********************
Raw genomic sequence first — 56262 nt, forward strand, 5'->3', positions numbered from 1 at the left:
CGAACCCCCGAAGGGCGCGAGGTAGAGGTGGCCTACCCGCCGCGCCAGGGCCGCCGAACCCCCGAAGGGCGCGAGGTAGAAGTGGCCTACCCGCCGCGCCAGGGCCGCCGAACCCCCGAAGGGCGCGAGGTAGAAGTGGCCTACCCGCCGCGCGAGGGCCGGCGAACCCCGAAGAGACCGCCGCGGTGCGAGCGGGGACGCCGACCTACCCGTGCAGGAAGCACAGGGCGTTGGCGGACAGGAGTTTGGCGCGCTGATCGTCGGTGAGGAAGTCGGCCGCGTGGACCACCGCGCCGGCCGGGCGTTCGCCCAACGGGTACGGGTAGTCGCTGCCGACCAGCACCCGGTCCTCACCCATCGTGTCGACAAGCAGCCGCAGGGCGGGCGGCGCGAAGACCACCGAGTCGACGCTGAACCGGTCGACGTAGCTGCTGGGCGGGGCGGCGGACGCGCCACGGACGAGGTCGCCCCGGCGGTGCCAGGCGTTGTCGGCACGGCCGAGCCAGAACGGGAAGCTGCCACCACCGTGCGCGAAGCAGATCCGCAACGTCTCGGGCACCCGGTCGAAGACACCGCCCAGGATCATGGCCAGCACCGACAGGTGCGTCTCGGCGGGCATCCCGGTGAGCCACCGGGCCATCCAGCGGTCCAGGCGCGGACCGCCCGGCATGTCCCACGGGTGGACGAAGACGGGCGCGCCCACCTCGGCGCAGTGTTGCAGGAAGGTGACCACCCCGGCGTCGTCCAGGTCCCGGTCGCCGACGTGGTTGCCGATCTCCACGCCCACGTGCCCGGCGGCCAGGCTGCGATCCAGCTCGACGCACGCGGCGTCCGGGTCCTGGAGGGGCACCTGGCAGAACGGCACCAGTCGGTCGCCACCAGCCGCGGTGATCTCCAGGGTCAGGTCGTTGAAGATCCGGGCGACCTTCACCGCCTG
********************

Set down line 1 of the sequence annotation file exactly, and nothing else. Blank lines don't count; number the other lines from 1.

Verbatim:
Raw genomic sequence first — 56262 nt, forward strand, 5'->3', positions numbered from 1 at the left: